• Search Google Scholar
    • Export Citation
  • 63

    Huang M, Briceño V, Lam SK, et al. Survey of the effectiveness of internet information on patient education for bone morphogenetic protein. World Neurosurg. 2016;87:613618.

    • Search Google Scholar
    • Export Citation
  • 64

    Stiel N, Hissnauer TN, Rupprecht M, et al. Evaluation of complications associated with off-label use of recombinant human bone morphogenetic protein-2 (rhBMP-2) in pediatric orthopaedics. J Mater Sci Mater Med. 2016;27(12):184.

    • Search Google Scholar
    • Export Citation
  • 65

    Molinari RW, Kerr C, Kerr D. Bone morphogenetic protein in pediatric spine fusion surgery. J Spine Surg. 2016;2(1):912.

  • 66

    Cottrill E, Pennington Z, Lankipalle N, et al. The effect of bioactive glasses on spinal fusion: A cross-disciplinary systematic review and meta-analysis of the preclinical and clinical data. J Clin Neurosci. 2020;78:3446.

    • Search Google Scholar
    • Export Citation
  • 67

    Ilharreborde B, Morel E, Fitoussi F, et al. Bioactive glass as a bone substitute for spinal fusion in adolescent idiopathic scoliosis: a comparative study with iliac crest autograft. J Pediatr Orthop. 2008;28(3):347351.

    • Search Google Scholar
    • Export Citation
  • 68

    Vrouwenvelder WC, Groot CG, de Groot K. Histological and biochemical evaluation of osteoblasts cultured on bioactive glass, hydroxylapatite, titanium alloy, and stainless steel. J Biomed Mater Res. 1993;27(4):465475.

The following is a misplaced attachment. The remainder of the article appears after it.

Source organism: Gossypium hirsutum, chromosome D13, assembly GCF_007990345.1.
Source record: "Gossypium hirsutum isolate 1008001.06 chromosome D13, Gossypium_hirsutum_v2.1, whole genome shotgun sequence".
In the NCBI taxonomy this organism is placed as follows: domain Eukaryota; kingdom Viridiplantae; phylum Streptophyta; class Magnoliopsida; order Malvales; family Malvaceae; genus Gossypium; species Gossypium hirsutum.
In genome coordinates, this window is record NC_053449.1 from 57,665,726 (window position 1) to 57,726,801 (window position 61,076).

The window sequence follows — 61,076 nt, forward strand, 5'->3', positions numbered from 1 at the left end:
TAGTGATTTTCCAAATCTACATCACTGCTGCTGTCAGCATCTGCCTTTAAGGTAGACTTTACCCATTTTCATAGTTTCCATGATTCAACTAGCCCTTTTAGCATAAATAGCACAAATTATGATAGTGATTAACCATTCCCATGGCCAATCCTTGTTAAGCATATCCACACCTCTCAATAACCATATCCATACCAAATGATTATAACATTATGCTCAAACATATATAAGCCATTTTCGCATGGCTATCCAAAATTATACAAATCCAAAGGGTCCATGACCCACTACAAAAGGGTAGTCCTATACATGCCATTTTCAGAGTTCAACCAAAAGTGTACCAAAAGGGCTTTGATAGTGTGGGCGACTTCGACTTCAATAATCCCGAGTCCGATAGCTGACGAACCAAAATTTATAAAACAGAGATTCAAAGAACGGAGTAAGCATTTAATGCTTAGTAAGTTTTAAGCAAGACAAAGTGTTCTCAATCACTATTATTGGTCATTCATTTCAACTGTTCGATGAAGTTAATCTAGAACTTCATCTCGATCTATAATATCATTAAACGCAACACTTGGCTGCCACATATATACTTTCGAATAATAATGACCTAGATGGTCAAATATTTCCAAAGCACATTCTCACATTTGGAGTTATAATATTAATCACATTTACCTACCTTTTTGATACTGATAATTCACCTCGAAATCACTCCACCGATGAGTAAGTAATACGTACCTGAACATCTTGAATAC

• Search Google Scholar
    • Export Citation
  • 69

    Violas P, Chapuis M, Bracq H. Local autograft bone in the surgical management of adolescent idiopathic scoliosis. Spine (Phila Pa 1976). 2004;29(2):189192.

    • Search Google Scholar
    • Export Citation
  • 70

    Ameri E, Behtash H, Mobini B, et al. Bioactive glass versus autogenous iliac crest bone graft in adolescent idiopathic scoliosis surgery. Acta Med Iran. 2009;47(1):4145.

    • Search Google Scholar
    • Export Citation
  • 71

    Acharya NK, Kumar RJ, Varma HK, Menon VK. Hydroxyapatite-bioactive glass ceramic composite as stand-alone graft substitute for posterolateral fusion of lumbar spine: a prospective, matched, and controlled study. J Spinal Disord Tech. 2008;21(2):106111.

    • Search Google Scholar
    • Export Citation
  • 72

    Frantzén J, Rantakokko J, Aro HT, et al. Instrumented spondylodesis in degenerative spondylolisthesis with bioactive glass and autologous bone: a prospective 11-year follow-up. J Spinal Disord Tech. 2011;24(7):455461.

    • Search Google Scholar
    • Export Citation
  • 73

    An HS, Phillips FM. Editorial. Are spine biologics the future in spinal surgery? Spine J. 2005;5(6)(suppl):207S208S.